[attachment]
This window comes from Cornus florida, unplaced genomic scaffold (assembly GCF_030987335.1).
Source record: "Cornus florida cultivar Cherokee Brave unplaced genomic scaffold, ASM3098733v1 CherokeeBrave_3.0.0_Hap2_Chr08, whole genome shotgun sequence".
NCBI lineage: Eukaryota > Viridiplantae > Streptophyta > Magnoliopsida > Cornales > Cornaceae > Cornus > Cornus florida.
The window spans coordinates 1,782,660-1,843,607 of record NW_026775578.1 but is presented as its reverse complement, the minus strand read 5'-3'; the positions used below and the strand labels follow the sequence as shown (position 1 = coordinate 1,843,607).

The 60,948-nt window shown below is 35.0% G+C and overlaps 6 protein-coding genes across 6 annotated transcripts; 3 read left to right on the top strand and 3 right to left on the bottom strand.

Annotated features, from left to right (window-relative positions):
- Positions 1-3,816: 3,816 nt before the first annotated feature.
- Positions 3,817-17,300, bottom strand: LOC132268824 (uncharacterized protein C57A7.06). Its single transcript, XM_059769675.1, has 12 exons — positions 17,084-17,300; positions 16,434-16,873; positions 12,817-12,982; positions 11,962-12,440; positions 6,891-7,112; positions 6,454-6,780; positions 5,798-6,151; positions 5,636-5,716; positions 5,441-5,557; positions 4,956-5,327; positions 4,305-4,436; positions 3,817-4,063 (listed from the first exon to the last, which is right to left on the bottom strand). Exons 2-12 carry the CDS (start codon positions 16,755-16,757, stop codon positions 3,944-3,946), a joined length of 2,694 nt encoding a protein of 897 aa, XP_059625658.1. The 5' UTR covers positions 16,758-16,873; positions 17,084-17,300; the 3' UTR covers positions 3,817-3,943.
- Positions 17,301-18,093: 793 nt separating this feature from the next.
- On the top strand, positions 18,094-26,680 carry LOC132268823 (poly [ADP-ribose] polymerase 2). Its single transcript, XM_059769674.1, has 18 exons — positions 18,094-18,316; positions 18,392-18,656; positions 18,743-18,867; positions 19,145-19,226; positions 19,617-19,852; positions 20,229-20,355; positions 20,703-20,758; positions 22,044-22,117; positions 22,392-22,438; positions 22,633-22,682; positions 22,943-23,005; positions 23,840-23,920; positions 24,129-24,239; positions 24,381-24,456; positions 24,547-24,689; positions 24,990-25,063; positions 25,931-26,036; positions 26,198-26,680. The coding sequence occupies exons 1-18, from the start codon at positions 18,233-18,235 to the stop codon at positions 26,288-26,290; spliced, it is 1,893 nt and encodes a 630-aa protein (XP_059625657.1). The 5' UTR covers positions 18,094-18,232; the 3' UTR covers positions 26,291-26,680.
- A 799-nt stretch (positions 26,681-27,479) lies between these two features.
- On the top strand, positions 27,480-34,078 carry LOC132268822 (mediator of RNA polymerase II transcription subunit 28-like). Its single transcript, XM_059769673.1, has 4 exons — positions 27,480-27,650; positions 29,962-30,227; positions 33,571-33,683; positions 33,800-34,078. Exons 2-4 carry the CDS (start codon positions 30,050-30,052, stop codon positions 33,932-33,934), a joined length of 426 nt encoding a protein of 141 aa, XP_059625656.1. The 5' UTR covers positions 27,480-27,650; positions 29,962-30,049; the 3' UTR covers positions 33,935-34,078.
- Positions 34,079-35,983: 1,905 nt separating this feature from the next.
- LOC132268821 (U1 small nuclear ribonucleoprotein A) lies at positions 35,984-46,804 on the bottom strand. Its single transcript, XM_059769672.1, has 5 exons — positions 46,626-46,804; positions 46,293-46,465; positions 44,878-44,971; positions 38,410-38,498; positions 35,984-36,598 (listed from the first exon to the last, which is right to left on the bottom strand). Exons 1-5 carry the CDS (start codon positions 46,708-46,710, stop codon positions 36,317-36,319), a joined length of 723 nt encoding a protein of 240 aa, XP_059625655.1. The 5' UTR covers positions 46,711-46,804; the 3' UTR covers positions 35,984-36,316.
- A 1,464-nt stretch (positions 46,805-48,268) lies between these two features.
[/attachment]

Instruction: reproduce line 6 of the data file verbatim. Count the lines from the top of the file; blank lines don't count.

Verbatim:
Annotated features, from left to right (window-relative positions):